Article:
Detroit-Area Patient Recruiter Sentenced to 27 Months in Prison for Medicare Fraud Scheme
A Michigan man was sentenced today in Detroit to 27 months in prison for his role in a wide-ranging conspiracy to defraud the Medicare program, announced the Departments of Justice and Health and Human Services (HHS). U.S. District Court Chief Judge Gerald E. Rosen also ordered Wayne Smith, of Jackson, Mich., to pay $4.9 million in restitution, jointly with co-defendants, and to serve three years of supervised release following his prison term.
Smith, 47, pleaded guilty on Dec. 10, 2009, to one count of conspiracy to commit health care fraud. Between approximately October 2006 and March 2007, Smith and his co-conspirators caused more than $6.5 million in false and fraudulent claims to be submitted to the Medicare program for services supposedly provided by Sacred Hope Center Inc., and Xpress Center Inc., purported infusion clinics. Medicare actually paid more than $4.9 million of those claims.
Evidence presented during the sentencing hearing established that beginning in approximately October 2006 and continuing until March 2007, Smith recruited more than 40 patients to Sacred Hope and Xpress Center. Both clinics existed for the purpose of causing fictitious claims for injection and infusion therapy services to be billed to Medicare. According to court documents, owners of Sacred Hope and Xpress Center, including Miami residents Daisy Martinez and Jose Rosario, came to Detroit to start the clinics because of heavy law enforcement scrutiny in Florida of fraudulent infusion clinics. Smith was hired to recruit and pay kickbacks to Medicare beneficiaries to come to the clinic. Daisy Martinez, Jose Rosario and more than a dozen other defendants have previously pleaded guilty or been convicted at trial for their roles in the two fraudulent clinics. Martinez was recently sentenced to 96 months in prison for her role in the scheme.
According to evidence presented in court, during the time that Sacred Hope and Xpress Center were open, the clinics routinely billed the Medicare program for services allegedly performed, but in reality the services were medically unnecessary and/or never provided. Evidence presented at sentencing and during the trial of Dr. Toe Myint, the doctor at Sacred Hope, showed that the clinics’ owners purchased only a small fraction of the medications for which the clinic billed the Medicare program. According to evidence presented at trial, medications at the clinic were prescribed based not on medical need, but based on what medications were likely to generate Medicare reimbursements.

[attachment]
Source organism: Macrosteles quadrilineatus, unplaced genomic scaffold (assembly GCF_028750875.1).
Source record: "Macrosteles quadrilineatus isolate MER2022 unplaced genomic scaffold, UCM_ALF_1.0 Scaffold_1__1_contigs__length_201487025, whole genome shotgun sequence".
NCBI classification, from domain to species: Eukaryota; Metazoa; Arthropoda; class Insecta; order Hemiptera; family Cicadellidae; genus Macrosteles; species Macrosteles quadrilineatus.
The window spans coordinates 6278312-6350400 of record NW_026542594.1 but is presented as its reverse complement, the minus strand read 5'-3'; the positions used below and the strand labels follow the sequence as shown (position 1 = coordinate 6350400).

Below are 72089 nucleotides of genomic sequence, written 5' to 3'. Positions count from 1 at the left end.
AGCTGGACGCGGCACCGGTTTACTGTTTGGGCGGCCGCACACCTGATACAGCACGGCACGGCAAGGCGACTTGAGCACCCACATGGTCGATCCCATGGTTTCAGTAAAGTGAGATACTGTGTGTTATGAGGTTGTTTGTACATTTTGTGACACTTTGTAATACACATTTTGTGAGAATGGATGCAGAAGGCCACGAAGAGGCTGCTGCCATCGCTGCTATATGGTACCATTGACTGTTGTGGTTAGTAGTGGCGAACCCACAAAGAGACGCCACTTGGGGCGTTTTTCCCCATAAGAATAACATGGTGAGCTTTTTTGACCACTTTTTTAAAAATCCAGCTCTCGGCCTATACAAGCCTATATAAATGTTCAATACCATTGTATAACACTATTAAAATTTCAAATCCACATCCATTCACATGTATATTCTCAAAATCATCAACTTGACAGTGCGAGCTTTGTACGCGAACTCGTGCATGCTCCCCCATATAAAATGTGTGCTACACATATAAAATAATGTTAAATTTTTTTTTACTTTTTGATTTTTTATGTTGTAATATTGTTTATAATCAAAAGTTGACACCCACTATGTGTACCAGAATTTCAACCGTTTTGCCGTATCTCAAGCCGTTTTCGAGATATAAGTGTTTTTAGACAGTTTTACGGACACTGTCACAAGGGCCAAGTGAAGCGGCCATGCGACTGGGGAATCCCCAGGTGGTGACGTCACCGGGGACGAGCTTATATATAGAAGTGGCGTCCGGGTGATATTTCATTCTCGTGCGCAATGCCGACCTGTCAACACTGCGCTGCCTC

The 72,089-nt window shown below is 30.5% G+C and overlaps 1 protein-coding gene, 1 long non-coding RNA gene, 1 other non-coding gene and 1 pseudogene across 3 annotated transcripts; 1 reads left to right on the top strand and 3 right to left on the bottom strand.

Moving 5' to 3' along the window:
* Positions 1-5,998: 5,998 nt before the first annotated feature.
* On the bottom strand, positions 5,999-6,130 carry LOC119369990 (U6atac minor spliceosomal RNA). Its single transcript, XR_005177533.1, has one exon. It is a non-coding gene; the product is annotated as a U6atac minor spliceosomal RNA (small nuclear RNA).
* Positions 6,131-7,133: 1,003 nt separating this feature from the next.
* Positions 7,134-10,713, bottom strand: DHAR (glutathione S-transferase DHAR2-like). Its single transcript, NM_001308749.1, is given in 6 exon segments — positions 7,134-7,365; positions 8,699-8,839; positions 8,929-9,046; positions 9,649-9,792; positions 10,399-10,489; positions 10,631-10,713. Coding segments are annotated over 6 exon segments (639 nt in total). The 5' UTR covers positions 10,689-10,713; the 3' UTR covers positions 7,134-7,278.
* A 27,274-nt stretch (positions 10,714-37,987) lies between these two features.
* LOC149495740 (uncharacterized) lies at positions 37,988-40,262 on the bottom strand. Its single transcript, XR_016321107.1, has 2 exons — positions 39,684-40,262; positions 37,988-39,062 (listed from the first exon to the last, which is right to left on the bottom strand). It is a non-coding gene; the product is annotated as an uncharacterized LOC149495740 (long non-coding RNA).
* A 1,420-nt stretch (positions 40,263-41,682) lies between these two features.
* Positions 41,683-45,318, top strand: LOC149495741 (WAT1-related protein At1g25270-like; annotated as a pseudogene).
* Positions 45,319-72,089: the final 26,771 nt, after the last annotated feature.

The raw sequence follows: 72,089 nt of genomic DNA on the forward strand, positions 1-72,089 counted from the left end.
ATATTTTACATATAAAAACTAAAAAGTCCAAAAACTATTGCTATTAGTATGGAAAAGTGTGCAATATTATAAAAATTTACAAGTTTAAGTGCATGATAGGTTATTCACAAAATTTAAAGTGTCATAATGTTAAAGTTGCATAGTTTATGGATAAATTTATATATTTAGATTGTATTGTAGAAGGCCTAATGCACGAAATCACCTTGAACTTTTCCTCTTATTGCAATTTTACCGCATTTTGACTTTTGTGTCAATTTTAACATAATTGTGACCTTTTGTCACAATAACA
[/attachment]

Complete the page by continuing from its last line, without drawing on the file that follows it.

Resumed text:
Evidence presented at sentencing established that Medicare beneficiaries were not referred to Sacred Hope or Xpress Center by their primary care physicians, or for any other legitimate medical purpose, but were recruited by Smith to come to the clinic in exchange for the payment of kickbacks. Smith recruited the beneficiaries in downtown Detroit and drove them to the Detroit suburbs of Southfield and Livonia, Mich., where the clinics were located. Trial evidence showed that in exchange for the kickbacks Smith paid them, the Medicare beneficiaries visited the clinics and signed documents indicating that they had received the services billed to Medicare. Kickbacks came in the form of cash and prescriptions for controlled substances.
Today’s sentencing was announced by Assistant Attorney General Lanny A. Breuer of the Criminal Division; U.S. Attorney for the Eastern District of Michigan Barbara L. McQuade; Special Agent in Charge Andrew G. Arena of the FBI’s Detroit Field Office; and Special Agent in Charge Lamont Pugh III of the HHS Office of Inspector General’s (OIG) Chicago Regional Office.
This case was prosecuted by Senior Trial Attorney John Neal and Trial Attorney Benjamin D. Singer of the Criminal Division’s Fraud Section. The FBI and HHS Office of Inspector General (HHS-OIG) conducted the investigation. The case was brought as part of the Medicare Fraud Strike Force, supervised by the Criminal Division’s Fraud Section and the U.S. Attorney’s Office for the Eastern District of Michigan.
Since the inception of Strike Force operations in March 2007, Strike Force operations in seven districts have obtained indictments of more than 500 individuals who collectively have falsely billed the Medicare program for approximately $1.1 billion. In addition, HHS’s Centers for Medicare and Medicaid Services, working in conjunction with the HHS-OIG, are taking steps to increase accountability and decrease the presence of fraudulent providers.
To learn more about the Health Care Fraud Prevention and Enforcement Action Team (HEAT), go to: www.stopmedicarefraud.gov